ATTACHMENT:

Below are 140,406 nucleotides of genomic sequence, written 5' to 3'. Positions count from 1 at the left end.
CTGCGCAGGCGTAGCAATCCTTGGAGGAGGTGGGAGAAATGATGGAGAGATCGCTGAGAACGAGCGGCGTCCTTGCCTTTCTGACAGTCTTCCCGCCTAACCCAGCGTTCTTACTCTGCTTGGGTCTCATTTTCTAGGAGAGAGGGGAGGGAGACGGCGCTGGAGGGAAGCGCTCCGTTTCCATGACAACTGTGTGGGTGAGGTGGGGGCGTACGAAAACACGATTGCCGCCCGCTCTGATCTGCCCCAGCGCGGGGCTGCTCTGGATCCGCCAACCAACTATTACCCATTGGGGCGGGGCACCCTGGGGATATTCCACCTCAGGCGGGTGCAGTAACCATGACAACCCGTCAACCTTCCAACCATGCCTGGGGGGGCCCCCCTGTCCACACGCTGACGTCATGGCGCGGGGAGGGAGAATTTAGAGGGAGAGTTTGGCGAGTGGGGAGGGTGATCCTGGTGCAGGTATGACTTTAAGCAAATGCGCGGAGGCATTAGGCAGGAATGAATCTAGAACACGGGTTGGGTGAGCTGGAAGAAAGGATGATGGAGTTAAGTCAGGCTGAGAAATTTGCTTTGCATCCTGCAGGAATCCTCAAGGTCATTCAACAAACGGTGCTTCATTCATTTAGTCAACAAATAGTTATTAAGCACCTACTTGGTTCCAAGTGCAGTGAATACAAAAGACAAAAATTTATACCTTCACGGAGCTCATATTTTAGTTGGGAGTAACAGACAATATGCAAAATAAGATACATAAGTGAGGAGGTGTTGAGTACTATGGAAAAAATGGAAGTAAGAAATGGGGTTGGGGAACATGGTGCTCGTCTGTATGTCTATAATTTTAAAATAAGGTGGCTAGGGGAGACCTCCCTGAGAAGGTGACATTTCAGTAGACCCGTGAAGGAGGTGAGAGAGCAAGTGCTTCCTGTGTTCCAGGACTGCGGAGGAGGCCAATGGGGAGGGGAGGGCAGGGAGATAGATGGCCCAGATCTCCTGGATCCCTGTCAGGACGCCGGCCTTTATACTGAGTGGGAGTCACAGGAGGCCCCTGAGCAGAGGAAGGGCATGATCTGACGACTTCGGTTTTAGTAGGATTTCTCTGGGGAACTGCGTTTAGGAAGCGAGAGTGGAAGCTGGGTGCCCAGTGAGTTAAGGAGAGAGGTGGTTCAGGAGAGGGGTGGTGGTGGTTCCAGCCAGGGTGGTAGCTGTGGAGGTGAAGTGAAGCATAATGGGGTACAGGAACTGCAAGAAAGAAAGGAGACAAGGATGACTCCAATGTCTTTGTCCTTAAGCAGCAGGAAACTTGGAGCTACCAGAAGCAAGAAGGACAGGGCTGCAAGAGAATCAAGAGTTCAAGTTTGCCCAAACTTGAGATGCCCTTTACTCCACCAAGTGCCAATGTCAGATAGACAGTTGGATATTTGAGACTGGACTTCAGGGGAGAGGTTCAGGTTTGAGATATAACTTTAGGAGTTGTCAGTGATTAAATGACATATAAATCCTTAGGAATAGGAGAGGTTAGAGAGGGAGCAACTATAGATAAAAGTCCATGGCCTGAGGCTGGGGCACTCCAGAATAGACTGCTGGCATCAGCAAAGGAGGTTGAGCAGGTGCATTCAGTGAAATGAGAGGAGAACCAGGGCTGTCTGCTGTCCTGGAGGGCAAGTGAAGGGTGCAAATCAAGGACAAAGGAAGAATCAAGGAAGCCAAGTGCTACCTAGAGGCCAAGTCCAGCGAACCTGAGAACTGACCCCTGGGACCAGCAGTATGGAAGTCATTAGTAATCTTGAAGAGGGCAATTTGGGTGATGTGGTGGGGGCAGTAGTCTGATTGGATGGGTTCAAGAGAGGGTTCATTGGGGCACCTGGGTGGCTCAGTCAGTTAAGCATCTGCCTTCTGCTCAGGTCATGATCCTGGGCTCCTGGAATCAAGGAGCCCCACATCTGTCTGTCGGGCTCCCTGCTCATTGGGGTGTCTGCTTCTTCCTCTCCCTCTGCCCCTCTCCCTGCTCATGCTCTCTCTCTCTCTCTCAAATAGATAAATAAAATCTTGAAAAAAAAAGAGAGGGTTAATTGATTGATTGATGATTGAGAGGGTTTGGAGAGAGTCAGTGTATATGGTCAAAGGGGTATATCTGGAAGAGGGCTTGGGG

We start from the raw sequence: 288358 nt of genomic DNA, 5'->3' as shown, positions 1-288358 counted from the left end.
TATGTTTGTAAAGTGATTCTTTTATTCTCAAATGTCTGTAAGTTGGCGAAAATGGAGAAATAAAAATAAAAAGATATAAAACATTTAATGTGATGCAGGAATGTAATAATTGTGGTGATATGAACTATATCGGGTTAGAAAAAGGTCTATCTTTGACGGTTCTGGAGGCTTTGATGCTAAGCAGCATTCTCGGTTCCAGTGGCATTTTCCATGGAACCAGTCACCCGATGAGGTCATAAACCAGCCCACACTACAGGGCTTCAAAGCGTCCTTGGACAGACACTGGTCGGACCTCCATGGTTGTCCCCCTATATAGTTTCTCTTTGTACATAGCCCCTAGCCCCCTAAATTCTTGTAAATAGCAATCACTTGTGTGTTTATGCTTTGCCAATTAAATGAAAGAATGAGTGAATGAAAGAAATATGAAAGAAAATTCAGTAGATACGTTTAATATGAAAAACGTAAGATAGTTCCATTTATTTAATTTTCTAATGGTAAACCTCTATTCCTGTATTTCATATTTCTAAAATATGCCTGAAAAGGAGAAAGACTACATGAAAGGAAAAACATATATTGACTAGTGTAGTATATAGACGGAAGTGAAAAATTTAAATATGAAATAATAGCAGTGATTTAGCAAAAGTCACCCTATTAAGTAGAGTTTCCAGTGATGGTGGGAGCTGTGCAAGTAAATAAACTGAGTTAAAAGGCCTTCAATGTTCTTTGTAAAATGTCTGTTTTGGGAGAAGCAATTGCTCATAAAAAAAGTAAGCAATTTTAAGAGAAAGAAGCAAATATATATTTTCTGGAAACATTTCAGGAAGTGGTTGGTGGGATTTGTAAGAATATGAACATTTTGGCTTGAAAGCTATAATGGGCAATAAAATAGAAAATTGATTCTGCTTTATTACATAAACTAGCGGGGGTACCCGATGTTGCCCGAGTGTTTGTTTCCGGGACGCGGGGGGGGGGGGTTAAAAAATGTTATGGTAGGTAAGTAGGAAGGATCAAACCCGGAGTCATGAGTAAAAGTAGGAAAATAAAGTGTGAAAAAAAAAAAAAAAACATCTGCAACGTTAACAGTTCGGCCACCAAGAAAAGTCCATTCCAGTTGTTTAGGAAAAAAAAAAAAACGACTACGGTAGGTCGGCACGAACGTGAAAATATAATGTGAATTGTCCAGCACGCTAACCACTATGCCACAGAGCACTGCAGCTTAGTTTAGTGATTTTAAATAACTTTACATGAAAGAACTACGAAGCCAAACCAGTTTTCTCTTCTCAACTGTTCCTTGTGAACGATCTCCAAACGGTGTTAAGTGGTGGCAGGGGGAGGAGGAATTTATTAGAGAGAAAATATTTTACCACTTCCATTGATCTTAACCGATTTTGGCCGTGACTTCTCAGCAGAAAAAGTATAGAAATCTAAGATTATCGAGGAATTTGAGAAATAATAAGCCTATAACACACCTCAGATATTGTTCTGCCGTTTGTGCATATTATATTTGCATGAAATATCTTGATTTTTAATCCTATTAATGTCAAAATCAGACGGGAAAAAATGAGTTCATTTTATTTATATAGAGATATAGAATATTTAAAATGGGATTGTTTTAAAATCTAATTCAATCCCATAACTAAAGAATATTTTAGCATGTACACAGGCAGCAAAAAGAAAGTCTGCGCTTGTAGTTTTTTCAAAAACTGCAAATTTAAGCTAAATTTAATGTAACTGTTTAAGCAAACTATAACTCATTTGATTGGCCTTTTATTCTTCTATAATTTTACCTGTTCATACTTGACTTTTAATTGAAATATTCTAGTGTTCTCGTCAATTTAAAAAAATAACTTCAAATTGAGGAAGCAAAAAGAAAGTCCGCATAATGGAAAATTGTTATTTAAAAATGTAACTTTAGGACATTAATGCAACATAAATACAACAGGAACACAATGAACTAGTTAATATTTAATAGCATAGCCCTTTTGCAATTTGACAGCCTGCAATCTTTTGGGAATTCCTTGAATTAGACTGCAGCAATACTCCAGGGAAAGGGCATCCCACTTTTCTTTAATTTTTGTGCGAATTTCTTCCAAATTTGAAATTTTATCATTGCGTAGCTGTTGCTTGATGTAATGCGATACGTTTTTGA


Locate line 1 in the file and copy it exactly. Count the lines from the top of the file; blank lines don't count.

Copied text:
Below are 140,406 nucleotides of genomic sequence, written 5' to 3'. Positions count from 1 at the left end.